“I’m in the hot seat, right now” Edward David Singhateh, former junta Vice Chairman
“It’s not that hot…yet!” Essa M.Faal, Lead Counsel , Truth Reconciliation, and Reparations Commission (TRRC)
Wednesday 16th October 2019- Day 1: Edward David Singhateh‘s testimony begins at the TRRC, The Gambia, West Africa. Singhateh, one of the instigators of the July 22nd, 1994, coup d’état with Yahya Jammeh, has been implicated in the mass execution of counter-coup army officers on November 11th, 1994. Singhateh has also been named in the murder of the former Finance Minister, Ousman Koro Ceesay, who was killed in June of 1995
“From the time I started the concoction, I got weaker and weaker, my condition got worse. After July, I went to the MRC – which had been my treatment centre – and tested. My CD4 count had dropped to 80 – a threat to me, anything can happen” Fatou Jatta, survivor Jammeh’s HIV/AIDS ‘cure’ program and Member of the Santa Yalla Support Society
In 2007, then President of The Gambia, Yahya Jammeh, announced that he could cure HIV/AIDS with his secret herbal concoction. Jammeh ‘invited’ (under his harsh dictatorship, many survivors say that they were coerced) Gambians living with HIV and AIDS into his Presidential Alternative Treatment Programme. He also ordered them to stop taking antiretroviral drugs, which in some cases proved fatal – as in the case of Lamin Moko Ceesay’s (pictured below) wife who died as a result of stopping her antiretroviral drugs on the orders of Jammeh, when she took part in his treatment program.
Also, without the consent of the patients, Jammeh’s administration of his herbal ‘cure’ was often televised to the nation.
UPDATE SEPTEMBER 2019:AIDSFREEWOLD: The survivors filed complaints with The Gambia Medical and Dental Council against Dr. Tamsir Mbowe and Dr. Malick Njie, both of whom served at different points as Jammeh’s Minister of Health. Fatou Jatta, Ousman Sowe, and Lamin “Moko” Ceesay signed the complaint against Dr. Mbowe; Fatou Jatta filed the complaint against Dr. Njie. (Read the letters here.) The survivors are supported in their actions by AIDS-Free World, the Gambia-based Institute for Human Rights and Development in Africa (IHRDA), and Combeh Gaye of the Gambian law firm Antouman A.B. Gaye & Co.
Despite turning up unannounced, at the end of a long day of walking, each village that we approached kindly permitted our raggle-taggle, road-weary team to pitch our small camp. This generous acceptance was mainly due to the fact that we used the age-old tradition and protocol for approaching the Alkalo’s – by offering them ‘Silafando’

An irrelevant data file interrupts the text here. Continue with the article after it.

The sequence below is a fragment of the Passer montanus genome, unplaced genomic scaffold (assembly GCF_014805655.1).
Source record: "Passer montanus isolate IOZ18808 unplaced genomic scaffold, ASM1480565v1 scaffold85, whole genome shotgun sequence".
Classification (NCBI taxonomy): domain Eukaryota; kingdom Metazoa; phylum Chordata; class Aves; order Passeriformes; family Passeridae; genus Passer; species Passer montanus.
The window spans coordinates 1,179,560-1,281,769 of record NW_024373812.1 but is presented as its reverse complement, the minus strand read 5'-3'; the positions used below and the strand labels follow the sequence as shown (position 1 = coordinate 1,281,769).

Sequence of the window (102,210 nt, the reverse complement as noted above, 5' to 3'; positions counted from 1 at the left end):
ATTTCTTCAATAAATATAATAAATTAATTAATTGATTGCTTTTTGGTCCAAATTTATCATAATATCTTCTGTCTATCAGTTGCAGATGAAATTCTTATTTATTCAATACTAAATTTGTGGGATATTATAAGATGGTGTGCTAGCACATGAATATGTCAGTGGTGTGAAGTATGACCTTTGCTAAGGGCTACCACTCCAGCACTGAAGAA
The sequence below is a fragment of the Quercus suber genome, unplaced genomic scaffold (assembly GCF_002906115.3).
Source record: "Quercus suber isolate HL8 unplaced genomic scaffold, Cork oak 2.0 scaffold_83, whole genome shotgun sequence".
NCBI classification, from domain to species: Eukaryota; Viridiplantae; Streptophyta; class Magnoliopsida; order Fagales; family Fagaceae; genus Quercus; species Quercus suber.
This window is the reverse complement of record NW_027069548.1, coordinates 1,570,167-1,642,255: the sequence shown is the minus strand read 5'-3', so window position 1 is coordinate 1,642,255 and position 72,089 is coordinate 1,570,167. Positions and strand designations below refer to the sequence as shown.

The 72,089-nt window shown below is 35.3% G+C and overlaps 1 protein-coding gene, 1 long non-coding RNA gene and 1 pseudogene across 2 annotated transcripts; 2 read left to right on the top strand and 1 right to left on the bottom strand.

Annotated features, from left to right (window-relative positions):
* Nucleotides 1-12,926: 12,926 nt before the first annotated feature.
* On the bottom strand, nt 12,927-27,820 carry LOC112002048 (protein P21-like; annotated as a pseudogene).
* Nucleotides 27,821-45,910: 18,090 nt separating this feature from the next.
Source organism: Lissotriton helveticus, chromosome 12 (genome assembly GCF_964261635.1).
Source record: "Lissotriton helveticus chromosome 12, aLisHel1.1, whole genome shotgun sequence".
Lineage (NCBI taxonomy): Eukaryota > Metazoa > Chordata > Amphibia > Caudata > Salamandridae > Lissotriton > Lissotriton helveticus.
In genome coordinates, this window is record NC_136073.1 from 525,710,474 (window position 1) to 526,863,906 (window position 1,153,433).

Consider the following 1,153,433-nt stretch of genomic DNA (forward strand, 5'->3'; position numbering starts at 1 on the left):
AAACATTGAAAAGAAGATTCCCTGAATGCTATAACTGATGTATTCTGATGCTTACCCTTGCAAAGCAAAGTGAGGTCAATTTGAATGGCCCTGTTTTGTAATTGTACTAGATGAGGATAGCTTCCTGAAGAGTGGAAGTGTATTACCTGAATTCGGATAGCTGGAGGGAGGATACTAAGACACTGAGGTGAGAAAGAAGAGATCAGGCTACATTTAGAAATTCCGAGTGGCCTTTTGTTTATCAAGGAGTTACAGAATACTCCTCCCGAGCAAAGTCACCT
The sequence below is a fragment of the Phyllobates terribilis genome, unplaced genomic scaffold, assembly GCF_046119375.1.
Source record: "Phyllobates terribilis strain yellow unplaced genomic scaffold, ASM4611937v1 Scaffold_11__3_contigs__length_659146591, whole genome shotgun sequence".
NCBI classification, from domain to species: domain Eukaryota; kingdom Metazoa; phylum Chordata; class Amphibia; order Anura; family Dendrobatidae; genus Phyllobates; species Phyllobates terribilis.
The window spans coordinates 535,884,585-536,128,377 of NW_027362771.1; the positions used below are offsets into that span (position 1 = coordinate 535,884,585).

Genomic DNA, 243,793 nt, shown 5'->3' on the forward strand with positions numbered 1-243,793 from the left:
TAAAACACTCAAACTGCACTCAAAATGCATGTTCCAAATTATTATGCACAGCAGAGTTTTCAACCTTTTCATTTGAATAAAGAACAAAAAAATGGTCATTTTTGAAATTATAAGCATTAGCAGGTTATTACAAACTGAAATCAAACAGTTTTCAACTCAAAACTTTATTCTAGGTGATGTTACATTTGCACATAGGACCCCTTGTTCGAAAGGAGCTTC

In The Gambia, as in other regions in West Africa, when approaching a village as a stranger and/or traveler and you are asking something from them – such as shelter for the night – it is customary for you to give a ‘silafando’ (roughly translating as ‘a present on behalf of my journey’) of kola nuts, to the chief, which he then shares with the elders. Once accepted, you are warmly welcomed into the village and everyone knows that you are there as a guest of the Alkalo. This, in turn, guarantees that you are treated with respect as strangers in the village during your stay. And, if anyone were to disrespect that, then they would have the Alkalo to answer to and the shame that this disrespect brings on the family.
We met many Alkalo’s on our 6-week journey as we traversed first the length of South Bank, to the country’s furthest easterly point on the border of Senegal, then crossing the River Gambia (which was to form an integral part of a future expedition) we walked the length of the North Bank, before crossing back over the river on the Barra to Banjul ferry to make our way back to where we began the walk.
Interviewing sole survivor of a massacre, Ghanaian, Martin Kyere. Martin was one of a group of over 50 West African migrants, who were endeavouring to reach Europe when the boat they boarded in Senegal veered off course and landed in The Gambia.